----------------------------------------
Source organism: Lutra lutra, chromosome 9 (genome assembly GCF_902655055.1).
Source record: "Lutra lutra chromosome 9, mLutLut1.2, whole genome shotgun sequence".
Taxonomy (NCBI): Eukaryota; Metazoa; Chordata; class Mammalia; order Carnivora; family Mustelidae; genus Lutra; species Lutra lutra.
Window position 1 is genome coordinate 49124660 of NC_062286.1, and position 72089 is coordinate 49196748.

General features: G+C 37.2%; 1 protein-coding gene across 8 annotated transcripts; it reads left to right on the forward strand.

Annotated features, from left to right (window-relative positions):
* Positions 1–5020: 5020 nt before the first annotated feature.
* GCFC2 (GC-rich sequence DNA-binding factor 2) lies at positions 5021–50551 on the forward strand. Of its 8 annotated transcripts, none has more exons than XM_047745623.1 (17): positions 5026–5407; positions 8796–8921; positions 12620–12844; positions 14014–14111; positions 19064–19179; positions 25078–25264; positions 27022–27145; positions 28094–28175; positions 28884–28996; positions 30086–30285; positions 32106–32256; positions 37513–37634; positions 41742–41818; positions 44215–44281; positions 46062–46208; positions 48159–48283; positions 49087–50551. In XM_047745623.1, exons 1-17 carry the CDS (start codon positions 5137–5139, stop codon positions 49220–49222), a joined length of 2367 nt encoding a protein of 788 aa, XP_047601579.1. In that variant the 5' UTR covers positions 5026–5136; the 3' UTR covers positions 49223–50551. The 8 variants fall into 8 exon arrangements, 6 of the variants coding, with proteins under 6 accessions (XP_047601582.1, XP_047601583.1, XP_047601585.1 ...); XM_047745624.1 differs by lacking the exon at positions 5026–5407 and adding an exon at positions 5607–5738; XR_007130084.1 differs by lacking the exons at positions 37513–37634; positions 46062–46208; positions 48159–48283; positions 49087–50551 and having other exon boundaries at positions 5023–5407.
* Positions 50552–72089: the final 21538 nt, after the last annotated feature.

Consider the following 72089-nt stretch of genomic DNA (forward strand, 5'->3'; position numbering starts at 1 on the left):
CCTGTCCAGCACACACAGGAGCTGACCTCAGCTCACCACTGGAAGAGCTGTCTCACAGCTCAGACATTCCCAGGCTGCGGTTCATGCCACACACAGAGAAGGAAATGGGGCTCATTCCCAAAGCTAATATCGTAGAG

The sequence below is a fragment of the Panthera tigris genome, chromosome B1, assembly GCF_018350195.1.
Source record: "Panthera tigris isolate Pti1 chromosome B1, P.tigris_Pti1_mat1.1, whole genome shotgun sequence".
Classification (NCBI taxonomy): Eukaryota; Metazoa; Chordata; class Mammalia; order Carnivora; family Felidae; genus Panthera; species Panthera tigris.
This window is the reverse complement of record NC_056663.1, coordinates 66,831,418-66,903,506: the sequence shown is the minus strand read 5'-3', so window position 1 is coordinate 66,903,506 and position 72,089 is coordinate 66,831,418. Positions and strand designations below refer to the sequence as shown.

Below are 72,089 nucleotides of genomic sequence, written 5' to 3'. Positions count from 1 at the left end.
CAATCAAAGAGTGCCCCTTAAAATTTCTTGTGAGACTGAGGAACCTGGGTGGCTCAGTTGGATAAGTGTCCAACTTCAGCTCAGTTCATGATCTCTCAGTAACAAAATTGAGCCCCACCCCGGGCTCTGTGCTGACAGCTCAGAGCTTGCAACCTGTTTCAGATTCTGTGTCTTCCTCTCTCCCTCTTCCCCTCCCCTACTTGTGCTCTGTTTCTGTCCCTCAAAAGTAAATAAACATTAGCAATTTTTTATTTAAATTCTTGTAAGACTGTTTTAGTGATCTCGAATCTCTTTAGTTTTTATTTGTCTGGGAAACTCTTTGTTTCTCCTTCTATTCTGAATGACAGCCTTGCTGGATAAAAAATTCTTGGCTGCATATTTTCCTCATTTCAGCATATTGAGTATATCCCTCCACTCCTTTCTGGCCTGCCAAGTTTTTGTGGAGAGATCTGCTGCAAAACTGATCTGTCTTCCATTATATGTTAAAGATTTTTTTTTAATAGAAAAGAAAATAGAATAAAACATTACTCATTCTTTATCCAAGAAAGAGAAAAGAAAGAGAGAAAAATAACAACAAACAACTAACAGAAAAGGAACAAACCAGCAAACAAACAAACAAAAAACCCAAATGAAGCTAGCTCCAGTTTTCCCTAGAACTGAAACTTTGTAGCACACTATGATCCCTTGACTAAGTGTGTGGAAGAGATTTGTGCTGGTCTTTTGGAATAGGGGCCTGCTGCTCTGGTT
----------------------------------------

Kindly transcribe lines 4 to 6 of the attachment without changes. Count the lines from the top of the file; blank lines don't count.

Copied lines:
Window position 1 is genome coordinate 49124660 of NC_062286.1, and position 72089 is coordinate 49196748.

General features: G+C 37.2%; 1 protein-coding gene across 8 annotated transcripts; it reads left to right on the forward strand.

Annotated features, from left to right (window-relative positions):